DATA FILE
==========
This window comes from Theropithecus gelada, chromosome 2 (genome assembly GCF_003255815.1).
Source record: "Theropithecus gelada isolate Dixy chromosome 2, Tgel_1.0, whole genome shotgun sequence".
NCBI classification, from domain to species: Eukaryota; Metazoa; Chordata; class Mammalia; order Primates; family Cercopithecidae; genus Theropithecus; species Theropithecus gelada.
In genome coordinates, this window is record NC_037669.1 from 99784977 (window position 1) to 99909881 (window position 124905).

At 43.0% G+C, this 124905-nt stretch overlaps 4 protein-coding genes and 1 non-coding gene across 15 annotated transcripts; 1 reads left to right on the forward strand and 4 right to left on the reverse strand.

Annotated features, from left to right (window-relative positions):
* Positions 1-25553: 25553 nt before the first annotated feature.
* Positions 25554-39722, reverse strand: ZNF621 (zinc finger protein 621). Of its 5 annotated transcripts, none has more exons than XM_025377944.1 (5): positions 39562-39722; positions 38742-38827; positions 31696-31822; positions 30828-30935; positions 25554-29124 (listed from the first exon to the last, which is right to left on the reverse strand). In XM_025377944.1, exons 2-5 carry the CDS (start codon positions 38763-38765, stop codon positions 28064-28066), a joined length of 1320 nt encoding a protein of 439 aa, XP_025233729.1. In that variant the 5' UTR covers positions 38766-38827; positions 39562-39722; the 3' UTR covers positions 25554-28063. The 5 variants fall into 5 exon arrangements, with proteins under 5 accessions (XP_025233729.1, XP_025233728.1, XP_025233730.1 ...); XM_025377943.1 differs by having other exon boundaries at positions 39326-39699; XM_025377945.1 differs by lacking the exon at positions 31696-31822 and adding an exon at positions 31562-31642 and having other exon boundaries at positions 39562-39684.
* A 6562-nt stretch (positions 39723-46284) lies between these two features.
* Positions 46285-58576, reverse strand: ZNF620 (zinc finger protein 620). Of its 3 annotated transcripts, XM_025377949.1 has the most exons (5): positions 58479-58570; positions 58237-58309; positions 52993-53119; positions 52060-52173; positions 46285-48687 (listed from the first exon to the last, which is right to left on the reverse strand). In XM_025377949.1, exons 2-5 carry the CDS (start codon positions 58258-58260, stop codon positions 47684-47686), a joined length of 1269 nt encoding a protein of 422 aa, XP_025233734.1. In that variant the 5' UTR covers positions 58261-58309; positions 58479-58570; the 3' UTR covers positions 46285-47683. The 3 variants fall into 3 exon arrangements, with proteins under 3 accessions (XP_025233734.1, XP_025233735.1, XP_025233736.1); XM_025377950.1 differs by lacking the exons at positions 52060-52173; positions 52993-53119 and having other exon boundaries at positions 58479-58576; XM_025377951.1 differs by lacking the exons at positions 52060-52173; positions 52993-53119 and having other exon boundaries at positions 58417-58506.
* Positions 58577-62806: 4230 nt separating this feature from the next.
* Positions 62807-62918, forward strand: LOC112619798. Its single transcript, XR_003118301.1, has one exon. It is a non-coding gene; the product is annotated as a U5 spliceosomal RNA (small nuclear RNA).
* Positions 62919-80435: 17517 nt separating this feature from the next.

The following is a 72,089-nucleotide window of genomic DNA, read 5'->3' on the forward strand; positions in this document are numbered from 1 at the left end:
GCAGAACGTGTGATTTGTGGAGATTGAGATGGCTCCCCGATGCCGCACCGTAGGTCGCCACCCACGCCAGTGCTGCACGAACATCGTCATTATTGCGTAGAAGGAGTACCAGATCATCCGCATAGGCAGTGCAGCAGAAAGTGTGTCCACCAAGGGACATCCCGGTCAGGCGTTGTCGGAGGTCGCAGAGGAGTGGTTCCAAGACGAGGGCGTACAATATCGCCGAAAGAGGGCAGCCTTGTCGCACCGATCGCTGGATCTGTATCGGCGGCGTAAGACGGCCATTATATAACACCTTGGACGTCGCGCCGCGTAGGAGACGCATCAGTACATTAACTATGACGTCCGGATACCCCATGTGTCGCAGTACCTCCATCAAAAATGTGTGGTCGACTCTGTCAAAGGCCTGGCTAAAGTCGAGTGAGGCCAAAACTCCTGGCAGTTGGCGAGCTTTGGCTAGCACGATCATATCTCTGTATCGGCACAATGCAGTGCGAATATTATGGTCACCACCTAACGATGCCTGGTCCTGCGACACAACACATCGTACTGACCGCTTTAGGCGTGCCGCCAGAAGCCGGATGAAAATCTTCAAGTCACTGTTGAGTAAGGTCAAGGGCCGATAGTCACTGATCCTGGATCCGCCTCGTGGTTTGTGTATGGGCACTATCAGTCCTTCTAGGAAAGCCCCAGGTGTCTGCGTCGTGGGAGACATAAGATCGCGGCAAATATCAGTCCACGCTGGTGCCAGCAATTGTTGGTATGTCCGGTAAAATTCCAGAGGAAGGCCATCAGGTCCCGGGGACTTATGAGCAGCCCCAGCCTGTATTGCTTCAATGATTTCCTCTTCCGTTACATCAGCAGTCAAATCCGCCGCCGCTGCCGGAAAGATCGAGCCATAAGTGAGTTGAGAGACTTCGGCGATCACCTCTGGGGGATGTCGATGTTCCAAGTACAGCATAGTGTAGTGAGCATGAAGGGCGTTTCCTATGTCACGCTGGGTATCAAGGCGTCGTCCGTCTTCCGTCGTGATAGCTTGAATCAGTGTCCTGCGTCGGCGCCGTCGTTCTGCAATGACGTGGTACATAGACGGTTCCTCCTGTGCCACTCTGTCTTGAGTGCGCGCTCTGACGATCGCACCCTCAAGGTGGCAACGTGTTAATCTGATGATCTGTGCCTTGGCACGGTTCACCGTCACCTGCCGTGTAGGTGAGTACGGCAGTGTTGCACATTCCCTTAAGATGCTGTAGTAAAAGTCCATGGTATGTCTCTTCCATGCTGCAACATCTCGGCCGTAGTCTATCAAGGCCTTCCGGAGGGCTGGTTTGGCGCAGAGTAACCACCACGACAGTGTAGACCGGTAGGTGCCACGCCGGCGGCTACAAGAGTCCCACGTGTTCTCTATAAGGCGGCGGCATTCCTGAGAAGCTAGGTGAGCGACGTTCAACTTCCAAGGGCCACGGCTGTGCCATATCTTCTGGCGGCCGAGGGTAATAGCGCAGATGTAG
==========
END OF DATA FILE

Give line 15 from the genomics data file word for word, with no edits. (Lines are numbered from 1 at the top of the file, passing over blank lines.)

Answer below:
GCAGAACGTGTGATTTGTGGAGATTGAGATGGCTCCCCGATGCCGCACCGTAGGTCGCCACCCACGCCAGTGCTGCACGAACATCGTCATTATTGCGTAGAAGGAGTACCAGATCATCCGCATAGGCAGTGCAGCAGAAAGTGTGTCCACCAAGGGACATCCCGGTCAGGCGTTGTCGGAGGTCGCAGAGGAGTGGTTCCAAGACGAGGGCGTACAATATCGCCGAAAGAGGGCAGCCTTGTCGCACCGATCGCTGGATCTGTATCGGCGGCGTAAGACGGCCATTATATAACACCTTGGACGTCGCGCCGCGTAGGAGACGCATCAGTACATTAACTATGACGTCCGGATACCCCATGTGTCGCAGTACCTCCATCAAAAATGTGTGGTCGACTCTGTCAAAGGCCTGGCTAAAGTCGAGTGAGGCCAAAACTCCTGGCAGTTGGCGAGCTTTGGCTAGCACGATCATATCTCTGTATCGGCACAATGCAGTGCGAATATTATGGTCACCACCTAACGATGCCTGGTCCTGCGACACAACACATCGTACTGACCGCTTTAGGCGTGCCGCCAGAAGCCGGATGAAAATCTTCAAGTCACTGTTGAGTAAGGTCAAGGGCCGATAGTCACTGATCCTGGATCCGCCTCGTGGTTTGTGTATGGGCACTATCAGTCCTTCTAGGAAAGCCCCAGGTGTCTGCGTCGTGGGAGACATAAGATCGCGGCAAATATCAGTCCACGCTGGTGCCAGCAATTGTTGGTATGTCCGGTAAAATTCCAGAGGAAGGCCATCAGGTCCCGGGGACTTATGAGCAGCCCCAGCCTGTATTGCTTCAATGATTTCCTCTTCCGTTACATCAGCAGTCAAATCCGCCGCCGCTGCCGGAAAGATCGAGCCATAAGTGAGTTGAGAGACTTCGGCGATCACCTCTGGGGGATGTCGATGTTCCAAGTACAGCATAGTGTAGTGAGCATGAAGGGCGTTTCCTATGTCACGCTGGGTATCAAGGCGTCGTCCGTCTTCCGTCGTGATAGCTTGAATCAGTGTCCTGCGTCGGCGCCGTCGTTCTGCAATGACGTGGTACATAGACGGTTCCTCCTGTGCCACTCTGTCTTGAGTGCGCGCTCTGACGATCGCACCCTCAAGGTGGCAACGTGTTAATCTGATGATCTGTGCCTTGGCACGGTTCACCGTCACCTGCCGTGTAGGTGAGTACGGCAGTGTTGCACATTCCCTTAAGATGCTGTAGTAAAAGTCCATGGTATGTCTCTTCCATGCTGCAACATCTCGGCCGTAGTCTATCAAGGCCTTCCGGAGGGCTGGTTTGGCGCAGAGTAACCACCACGACAGTGTAGACCGGTAGGTGCCACGCCGGCGGCTACAAGAGTCCCACGTGTTCTCTATAAGGCGGCGGCATTCCTGAGAAGCTAGGTGAGCGACGTTCAACTTCCAAGGGCCACGGCTGTGCCATATCTTCTGGCGGCCGAGGGTAATAGCGCAGATGTAG